Cancer Causes & Control

, Volume 24, Issue 7, pp 1269–1278 | Cite as

Exposure to pesticides and the risk of childhood brain tumors

  • Kathryn R. Greenop
  • Susan Peters
  • Helen D. Bailey
  • Lin Fritschi
  • John Attia
  • Rodney J. Scott
  • Deborah C. Glass
  • Nicholas H. de Klerk
  • Frank Alvaro
  • Bruce K. Armstrong
  • Elizabeth Milne
Original paper

Abstract

Purpose

Previous research has suggested positive associations between parental or childhood exposure to pesticides and risk of childhood brain tumors (CBT). This Australian case–control study of CBT investigated whether exposures to pesticides before pregnancy, during pregnancy and during childhood, were associated with an increased risk.

Methods

Cases were recruited from 10 pediatric oncology centers, and controls by random-digit dialing, frequency matched on age, sex, and State of residence. Exposure data were collected by written questionnaires and telephone interviews. Data were analyzed by unconditional logistic regression.

Results

The odds ratios (ORs) for professional pest control treatments in the home in the year before the index pregnancy, during the pregnancy, and after the child’s birth were 1.54 (95 % confidence interval (CI): 1.07, 2.22), 1.52 (95 % CI: 0.99, 2.34) and 1.04 (95 % CI: 0.75, 1.43), respectively. ORs for treatments exclusively before pregnancy and during pregnancy were 1.90 (95 % CI: 1.08, 3.36) and 1.02 (95 % CI: 0.35, 3.00), respectively. The OR for the father being home during the treatment was 1.79 (95 % CI: 0.85, 3.80). The OR for paternal occupational exposure in the year before the child’s conception was 1.36 (95 % CI: 0.66, 2.80). ORs for prenatal home pesticide exposure were elevated for low- and high-grade gliomas; effect estimates for other CBT subtypes varied and lacked precision.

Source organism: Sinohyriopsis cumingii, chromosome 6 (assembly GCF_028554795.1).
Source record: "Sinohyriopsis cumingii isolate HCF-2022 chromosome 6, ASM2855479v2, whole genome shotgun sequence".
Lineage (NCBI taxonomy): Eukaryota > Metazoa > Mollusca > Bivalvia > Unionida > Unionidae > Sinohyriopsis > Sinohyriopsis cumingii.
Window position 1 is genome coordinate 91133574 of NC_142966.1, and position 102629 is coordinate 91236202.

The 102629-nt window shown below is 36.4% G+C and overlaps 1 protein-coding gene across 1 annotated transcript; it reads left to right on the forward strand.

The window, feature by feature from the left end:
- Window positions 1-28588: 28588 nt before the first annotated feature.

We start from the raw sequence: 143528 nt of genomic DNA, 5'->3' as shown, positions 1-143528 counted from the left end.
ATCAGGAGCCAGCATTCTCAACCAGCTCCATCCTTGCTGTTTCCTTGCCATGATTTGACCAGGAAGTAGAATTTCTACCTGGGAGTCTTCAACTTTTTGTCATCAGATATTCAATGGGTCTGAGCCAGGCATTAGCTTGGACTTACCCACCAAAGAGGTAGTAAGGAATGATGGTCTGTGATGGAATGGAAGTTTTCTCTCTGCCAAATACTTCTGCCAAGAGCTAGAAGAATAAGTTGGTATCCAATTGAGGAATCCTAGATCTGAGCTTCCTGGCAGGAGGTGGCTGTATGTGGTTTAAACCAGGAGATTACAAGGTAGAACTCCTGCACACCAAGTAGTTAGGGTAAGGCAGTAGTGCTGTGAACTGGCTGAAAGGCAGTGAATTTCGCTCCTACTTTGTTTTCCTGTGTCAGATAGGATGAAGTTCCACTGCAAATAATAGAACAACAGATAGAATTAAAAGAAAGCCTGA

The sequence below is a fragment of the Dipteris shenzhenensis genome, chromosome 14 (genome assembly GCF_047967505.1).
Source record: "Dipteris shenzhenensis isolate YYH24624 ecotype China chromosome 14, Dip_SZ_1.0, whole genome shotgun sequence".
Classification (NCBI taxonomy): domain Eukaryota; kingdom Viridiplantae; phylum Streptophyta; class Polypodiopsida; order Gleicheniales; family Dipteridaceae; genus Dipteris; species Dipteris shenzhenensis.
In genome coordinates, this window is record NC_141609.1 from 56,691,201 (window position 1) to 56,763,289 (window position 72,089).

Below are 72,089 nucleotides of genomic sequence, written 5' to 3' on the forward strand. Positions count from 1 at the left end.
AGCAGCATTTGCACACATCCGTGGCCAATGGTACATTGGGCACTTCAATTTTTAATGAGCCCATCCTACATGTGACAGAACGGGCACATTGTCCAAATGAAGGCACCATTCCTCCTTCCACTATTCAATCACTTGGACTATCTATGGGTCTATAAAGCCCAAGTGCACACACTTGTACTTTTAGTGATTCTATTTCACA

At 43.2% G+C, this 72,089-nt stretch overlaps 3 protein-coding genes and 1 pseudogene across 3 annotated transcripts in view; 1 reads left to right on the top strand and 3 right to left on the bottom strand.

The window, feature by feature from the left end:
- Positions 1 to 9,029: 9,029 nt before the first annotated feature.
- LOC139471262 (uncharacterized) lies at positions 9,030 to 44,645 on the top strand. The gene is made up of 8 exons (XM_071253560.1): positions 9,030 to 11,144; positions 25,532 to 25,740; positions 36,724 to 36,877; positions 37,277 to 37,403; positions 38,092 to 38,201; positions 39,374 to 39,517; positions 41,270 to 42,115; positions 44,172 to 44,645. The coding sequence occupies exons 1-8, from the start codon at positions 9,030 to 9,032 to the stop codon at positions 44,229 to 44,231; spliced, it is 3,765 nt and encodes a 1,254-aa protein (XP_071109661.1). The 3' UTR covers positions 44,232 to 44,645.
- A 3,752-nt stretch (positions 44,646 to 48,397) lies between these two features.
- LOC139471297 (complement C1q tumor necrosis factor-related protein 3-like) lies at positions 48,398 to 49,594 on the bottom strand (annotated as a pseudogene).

Conclusions

These results suggest that preconception pesticide exposure, and possibly exposure during pregnancy, is associated with an increased CBT risk. It may be advisable for both parents to avoid pesticide exposure during this time.

Keywords

Brain tumors Case–control studies Child Cancer Pesticides Insecticides 

Supplementary material

10552_2013_205_MOESM1_ESM.doc (60 kb)
Supplementary material 1 (DOC 60 kb)
10552_2013_205_MOESM2_ESM.doc (42 kb)
Supplementary material 2 (DOC 43 kb)
10552_2013_205_MOESM3_ESM.doc (34 kb)
Supplementary material 3 (DOC 34 kb)

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Copyright information

© Springer Science+Business Media Dordrecht 2013

Authors and Affiliations

  • Kathryn R. Greenop
    • 1
  • Susan Peters
    • 2
  • Helen D. Bailey
    • 1
  • Lin Fritschi
    • 2
  • John Attia
    • 3
    • 4
  • Rodney J. Scott
    • 4
    • 5
  • Deborah C. Glass
    • 6
  • Nicholas H. de Klerk
    • 1
  • Frank Alvaro
    • 7
    • 9
  • Bruce K. Armstrong
    • 8
  • Elizabeth Milne
    • 1
  1. 1.Telethon Institute for Child Health Research, Centre for Child Health ResearchUniversity of Western AustraliaWest PerthAustralia
  2. 2.Western Australian Institute for Medical ResearchUniversity of Western AustraliaPerthAustralia
  3. 3.Centre for Clinical Epidemiology and Biostatistics, School of Medicine and Public HealthUniversity of NewcastleNewcastleAustralia
  4. 4.Hunter Medical Research Institute, School of Biomedical Sciences, Faculty of HealthUniversity of NewcastleNewcastleAustralia
  5. 5.Hunter Area Pathology Service, HNEHealthNewcastleAustralia
  6. 6.Department of Epidemiology and Preventive MedicineMonash UniversityMelbourneAustralia
  7. 7.Department of Paediatric OncologyJohn Hunter Children’s HospitalNewcastleAustralia
  8. 8.Sydney School of Public HealthUniversity of SydneySydneyAustralia
  9. 9.School of Medicine and Public HealthUniversity of NewcastleCallaghanAustralia

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